Profession

Doctors show bad example in chowing down

A California internist said meals at medical meetings should be more nutritious and planned with input from physicians.

By Damon Adams — Posted Feb. 9, 2004

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Next time you belly up to the dinner table at a medical meeting, consider skipping the cheesecake and soda pop.

A study of food served at 13 annual medical professional society meetings in 2000 found that meals and snacks lacked nutrition and were rich, sweet and high in calories. Such dietary offerings are not a good example for physicians to set when the nation is focusing on fighting obesity.

"There's no excuse for chips at every meeting and soda at every break, unless we're just trying to create more business in the cardiologist's office," said John La Puma, MD, a Santa Barbara, Calif., internist who co-authored the study in the winter 2003 issue of Disease Management, a quarterly medical journal.

Dr. La Puma and other researchers surveyed planners for 13 medical meetings, where 113,477 physicians downed 2 million meals and snacks during meetings that lasted an average 4½ days. Planners said budget and nutritional guidelines were most important when selecting cuisine.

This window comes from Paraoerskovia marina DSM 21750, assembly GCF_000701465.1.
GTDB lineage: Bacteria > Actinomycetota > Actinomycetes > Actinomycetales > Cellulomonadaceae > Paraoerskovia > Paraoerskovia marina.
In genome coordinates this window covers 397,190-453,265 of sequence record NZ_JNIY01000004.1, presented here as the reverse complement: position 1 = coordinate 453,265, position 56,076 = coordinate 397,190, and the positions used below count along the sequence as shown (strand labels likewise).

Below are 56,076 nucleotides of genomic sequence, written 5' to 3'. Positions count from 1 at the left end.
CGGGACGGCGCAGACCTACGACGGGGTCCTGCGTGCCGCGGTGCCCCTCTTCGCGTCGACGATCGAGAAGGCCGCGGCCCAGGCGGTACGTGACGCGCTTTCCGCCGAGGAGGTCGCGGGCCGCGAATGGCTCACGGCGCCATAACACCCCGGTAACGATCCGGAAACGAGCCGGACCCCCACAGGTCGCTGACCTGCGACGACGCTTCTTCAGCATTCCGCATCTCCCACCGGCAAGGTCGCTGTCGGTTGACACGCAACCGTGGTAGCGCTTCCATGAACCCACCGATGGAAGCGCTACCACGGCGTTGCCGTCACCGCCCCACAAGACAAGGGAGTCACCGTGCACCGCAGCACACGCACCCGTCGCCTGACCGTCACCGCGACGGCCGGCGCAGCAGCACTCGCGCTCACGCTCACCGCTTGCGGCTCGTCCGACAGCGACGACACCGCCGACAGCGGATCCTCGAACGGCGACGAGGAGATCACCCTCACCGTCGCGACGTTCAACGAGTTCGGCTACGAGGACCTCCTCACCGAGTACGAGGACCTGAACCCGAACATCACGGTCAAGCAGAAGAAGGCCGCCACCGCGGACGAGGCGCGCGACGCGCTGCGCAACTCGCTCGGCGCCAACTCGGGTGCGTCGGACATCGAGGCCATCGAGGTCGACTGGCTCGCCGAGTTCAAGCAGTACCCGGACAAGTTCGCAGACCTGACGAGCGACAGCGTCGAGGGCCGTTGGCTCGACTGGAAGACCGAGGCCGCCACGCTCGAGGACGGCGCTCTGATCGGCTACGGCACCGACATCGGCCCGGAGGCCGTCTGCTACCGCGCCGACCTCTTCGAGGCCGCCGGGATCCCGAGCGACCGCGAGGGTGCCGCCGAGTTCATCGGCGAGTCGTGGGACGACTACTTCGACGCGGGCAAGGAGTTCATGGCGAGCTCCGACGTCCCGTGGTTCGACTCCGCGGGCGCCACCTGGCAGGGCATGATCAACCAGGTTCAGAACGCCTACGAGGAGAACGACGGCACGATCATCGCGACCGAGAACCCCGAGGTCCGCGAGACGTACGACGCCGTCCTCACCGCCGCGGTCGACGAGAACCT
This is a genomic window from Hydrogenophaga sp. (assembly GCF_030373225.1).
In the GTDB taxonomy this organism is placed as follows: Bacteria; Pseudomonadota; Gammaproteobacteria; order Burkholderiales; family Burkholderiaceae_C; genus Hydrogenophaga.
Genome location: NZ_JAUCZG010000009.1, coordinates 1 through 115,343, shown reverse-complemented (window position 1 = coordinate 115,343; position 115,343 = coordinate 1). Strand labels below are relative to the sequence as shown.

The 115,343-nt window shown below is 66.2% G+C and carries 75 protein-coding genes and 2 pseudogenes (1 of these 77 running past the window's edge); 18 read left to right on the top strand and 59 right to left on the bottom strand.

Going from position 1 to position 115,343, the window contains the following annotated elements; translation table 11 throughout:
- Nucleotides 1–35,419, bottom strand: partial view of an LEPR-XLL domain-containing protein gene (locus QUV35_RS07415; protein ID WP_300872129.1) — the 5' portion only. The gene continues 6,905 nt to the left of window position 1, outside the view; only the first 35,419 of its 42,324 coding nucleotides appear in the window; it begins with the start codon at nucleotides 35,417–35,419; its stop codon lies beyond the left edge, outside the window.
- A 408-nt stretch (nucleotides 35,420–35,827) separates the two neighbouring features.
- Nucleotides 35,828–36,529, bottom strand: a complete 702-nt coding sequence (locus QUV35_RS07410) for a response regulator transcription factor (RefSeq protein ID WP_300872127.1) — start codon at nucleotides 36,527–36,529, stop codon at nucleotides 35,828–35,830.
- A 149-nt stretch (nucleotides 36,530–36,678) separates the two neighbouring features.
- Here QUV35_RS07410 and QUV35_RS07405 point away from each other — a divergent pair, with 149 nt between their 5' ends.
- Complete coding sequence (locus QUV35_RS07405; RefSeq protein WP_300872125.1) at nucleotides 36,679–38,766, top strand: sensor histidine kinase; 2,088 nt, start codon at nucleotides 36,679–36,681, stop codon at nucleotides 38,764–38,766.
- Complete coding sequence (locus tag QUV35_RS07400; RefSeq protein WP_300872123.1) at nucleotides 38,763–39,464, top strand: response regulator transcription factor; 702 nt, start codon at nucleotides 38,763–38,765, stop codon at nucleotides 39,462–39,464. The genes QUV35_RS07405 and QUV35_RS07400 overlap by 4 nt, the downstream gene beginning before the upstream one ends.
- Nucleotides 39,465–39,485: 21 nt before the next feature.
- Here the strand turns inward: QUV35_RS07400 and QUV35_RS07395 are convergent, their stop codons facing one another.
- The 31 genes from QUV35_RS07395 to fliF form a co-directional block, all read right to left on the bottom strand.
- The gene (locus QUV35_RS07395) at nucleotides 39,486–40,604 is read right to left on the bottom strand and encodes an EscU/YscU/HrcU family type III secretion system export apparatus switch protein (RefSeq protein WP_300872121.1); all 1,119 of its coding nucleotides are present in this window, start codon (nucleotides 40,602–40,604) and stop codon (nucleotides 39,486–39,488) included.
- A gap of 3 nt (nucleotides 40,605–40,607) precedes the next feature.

Yet desserts were served at every lunch and dinner. Soda pop was offered at each break, as were potato chips, snack mixes or candies.

The study said the food might impair physician learning and increase fatigue due to excessive caloric intake and unhealthy fat intake.

"There's a high nod-off rate after lunch. The room doesn't clear out because there's golf. It clears out because they're sleepy," said Dr. La Puma, medical director of the Santa Barbara Institute for Medical Nutrition and Healthy Weight.

No doctors were involved in planning meeting meals, but maybe they should be, Dr. La Puma said.

He recommends improving the menus at medical meetings by serving fish instead of red meat, replacing butter with olive oil, increasing portions of vegetables, fruits and whole grains and eliminating sugared soda.

"It's extraordinarily doable," Dr. La Puma said. "Because it's healthy doesn't mean it has to taste like cardboard."

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